Fix for Kernel Panics and Crashing After Thunderbolt Software Update 1.2
Some of you may have experienced the unfortunate kernel panic on boot problem that is occurring on certain Macs after they’ve installed recent software updates. If you haven’t installed the “Thunderbolt Software Update 1.2” yet it’s best to avoid it completely until a fix comes from Apple. If it’s too late and you’re experiencing crashes on reboot, then you’ll probably want to know the cause of the kernel panics is that recent Thunderbolt Update and we’ve got three different ways to resolve the problem.
Before beginning, there’s some good news and some bad news. The good news is each of these methods will maintain your files, preferences, apps, settings, and customizations. The bad news is that you’ll either have to reinstall OS X (just the operating system), or restore from a Time Machine backup. Regardless of which approach you take, do not install the Thunderbolt update again when the Mac reboots if it’s available in Software Update, wait until a fixed version comes from Apple within a day or two.
Fix #1: Use Internet Recovery
This will redownload and reinstall OS X Lion from the internet, it’s fairly automated once you begin the recovery process.
- Reboot the Mac and hold down Command+R to boot into Recovery Mode
- Select “Re-install OS X” and enter your Apple ID
- Let Internet Recovery do it’s magic
Fix #2: Use Time Machine and Restore from Recent Backup
This is only going to be practical for those who make regular Time Machine backups, if you don’t, you should start doing so now.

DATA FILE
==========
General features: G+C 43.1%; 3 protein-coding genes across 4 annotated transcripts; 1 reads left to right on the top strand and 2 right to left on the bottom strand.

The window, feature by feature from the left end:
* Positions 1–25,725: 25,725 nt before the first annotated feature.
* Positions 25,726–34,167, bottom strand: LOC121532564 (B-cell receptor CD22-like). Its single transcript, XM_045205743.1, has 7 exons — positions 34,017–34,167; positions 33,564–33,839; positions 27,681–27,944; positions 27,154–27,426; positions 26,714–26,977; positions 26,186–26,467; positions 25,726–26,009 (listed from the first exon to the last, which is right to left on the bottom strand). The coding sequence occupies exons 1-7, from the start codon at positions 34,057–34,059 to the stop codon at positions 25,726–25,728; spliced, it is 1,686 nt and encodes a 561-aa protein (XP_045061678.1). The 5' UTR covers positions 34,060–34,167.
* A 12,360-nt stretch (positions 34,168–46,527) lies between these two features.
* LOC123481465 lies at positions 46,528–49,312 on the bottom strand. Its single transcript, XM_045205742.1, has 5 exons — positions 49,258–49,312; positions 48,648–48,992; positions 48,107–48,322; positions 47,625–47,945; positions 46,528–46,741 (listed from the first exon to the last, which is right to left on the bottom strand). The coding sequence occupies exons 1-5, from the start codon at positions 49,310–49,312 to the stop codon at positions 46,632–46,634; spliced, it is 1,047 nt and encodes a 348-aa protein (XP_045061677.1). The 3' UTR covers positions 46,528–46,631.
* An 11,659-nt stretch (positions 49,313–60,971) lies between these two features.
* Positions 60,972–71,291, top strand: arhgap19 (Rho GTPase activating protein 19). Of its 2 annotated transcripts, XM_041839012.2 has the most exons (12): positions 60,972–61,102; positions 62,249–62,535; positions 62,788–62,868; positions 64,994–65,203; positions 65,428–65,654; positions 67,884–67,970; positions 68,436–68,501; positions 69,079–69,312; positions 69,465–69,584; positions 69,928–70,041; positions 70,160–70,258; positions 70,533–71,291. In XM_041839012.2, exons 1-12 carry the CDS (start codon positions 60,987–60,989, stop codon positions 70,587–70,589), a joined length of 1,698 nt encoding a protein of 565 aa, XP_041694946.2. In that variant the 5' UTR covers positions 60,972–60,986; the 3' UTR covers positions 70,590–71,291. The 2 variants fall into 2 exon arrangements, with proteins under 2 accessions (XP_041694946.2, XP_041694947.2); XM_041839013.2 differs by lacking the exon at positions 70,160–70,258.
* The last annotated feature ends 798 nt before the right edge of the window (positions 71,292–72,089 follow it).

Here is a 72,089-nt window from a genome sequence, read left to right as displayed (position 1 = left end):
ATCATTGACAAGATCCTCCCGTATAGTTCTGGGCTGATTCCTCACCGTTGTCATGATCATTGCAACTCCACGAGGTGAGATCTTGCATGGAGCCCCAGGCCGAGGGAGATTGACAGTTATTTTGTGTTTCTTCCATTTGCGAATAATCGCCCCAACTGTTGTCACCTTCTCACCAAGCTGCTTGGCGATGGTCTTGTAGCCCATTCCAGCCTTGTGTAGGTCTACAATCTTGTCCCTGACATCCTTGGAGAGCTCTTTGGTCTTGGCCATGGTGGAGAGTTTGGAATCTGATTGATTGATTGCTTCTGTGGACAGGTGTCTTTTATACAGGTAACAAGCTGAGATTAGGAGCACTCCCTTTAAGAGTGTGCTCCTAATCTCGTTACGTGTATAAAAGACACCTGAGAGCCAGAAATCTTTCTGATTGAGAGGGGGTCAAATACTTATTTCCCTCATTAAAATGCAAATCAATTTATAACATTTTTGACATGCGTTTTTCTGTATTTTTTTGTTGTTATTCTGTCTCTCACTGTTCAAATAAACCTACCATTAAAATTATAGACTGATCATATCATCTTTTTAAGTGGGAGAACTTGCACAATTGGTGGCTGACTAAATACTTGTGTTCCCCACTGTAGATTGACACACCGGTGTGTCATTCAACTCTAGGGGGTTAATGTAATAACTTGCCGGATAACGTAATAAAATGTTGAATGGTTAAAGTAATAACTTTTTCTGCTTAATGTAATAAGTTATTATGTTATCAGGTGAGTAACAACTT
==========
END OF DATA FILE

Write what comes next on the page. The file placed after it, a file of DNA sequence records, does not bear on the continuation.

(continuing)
- Reboot the Mac and hold down Command+R or Option to enter into Recovery Mode
- From the boot menu choose Time Machine and “Restore”, following the onscreen instructions to select the most recent backup to restore from
Fix #3: Reinstall OS X from a Boot USB or DVD
Assuming you followed our instructions from a while back on how to make a bootable Lion USB drive, you can use this approach:
- Connect the USB drive to the Mac and reboot, holding down the Option key
- Select the Lion boot disk from the boot menu
- Choose “Reinstall OS X” from the options
This method will require you to reinstall general system updates afterwards, because the version of OS X being installed is the same as what’s contained on the USB boot drive. This is probably the least practical approach as a result.
Regardless of the approach you take, do not reinstall the Thunderbolt update. We’re repeating that because if you do reinstall it before it’s fixed by Apple, you will end up in the same kernel panic situation again and that’s no fun. These kind of problems are fairly rare but they can happen, which is why we recommend regularly backing up a Mac with Time Machine as one of the four essential maintenance tips for any Mac OS X machine.
If you need further assistance, jump into the comments or join the lengthy forum thread on Apple Discussion Boards.
Thanks to @kingoftroy22 and @mwh_lib for the heads up and pictures